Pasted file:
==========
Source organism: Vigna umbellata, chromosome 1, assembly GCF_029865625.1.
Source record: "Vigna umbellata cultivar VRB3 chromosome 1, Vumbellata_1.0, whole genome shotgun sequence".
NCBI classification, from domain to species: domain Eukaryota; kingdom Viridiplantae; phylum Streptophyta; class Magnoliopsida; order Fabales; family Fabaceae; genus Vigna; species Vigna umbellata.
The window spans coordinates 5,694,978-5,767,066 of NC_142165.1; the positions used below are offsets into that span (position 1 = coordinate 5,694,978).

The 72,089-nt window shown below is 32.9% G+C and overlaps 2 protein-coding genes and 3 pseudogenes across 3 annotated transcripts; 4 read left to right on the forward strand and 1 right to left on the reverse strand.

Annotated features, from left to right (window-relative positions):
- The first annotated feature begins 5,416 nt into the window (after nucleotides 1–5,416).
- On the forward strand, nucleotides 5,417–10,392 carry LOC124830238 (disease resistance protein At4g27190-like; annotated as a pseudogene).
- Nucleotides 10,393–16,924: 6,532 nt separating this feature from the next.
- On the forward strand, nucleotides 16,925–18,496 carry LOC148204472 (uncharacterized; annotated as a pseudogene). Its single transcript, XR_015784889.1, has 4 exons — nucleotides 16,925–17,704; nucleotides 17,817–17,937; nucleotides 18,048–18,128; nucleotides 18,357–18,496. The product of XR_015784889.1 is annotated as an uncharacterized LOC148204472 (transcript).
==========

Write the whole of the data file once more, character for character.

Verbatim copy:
Source organism: Vigna umbellata, chromosome 1, assembly GCF_029865625.1.
Source record: "Vigna umbellata cultivar VRB3 chromosome 1, Vumbellata_1.0, whole genome shotgun sequence".
NCBI classification, from domain to species: domain Eukaryota; kingdom Viridiplantae; phylum Streptophyta; class Magnoliopsida; order Fabales; family Fabaceae; genus Vigna; species Vigna umbellata.
The window spans coordinates 5,694,978-5,767,066 of NC_142165.1; the positions used below are offsets into that span (position 1 = coordinate 5,694,978).

The 72,089-nt window shown below is 32.9% G+C and overlaps 2 protein-coding genes and 3 pseudogenes across 3 annotated transcripts; 4 read left to right on the forward strand and 1 right to left on the reverse strand.

Annotated features, from left to right (window-relative positions):
- The first annotated feature begins 5,416 nt into the window (after nucleotides 1–5,416).
- On the forward strand, nucleotides 5,417–10,392 carry LOC124830238 (disease resistance protein At4g27190-like; annotated as a pseudogene).
- Nucleotides 10,393–16,924: 6,532 nt separating this feature from the next.
- On the forward strand, nucleotides 16,925–18,496 carry LOC148204472 (uncharacterized; annotated as a pseudogene). Its single transcript, XR_015784889.1, has 4 exons — nucleotides 16,925–17,704; nucleotides 17,817–17,937; nucleotides 18,048–18,128; nucleotides 18,357–18,496. The product of XR_015784889.1 is annotated as an uncharacterized LOC148204472 (transcript).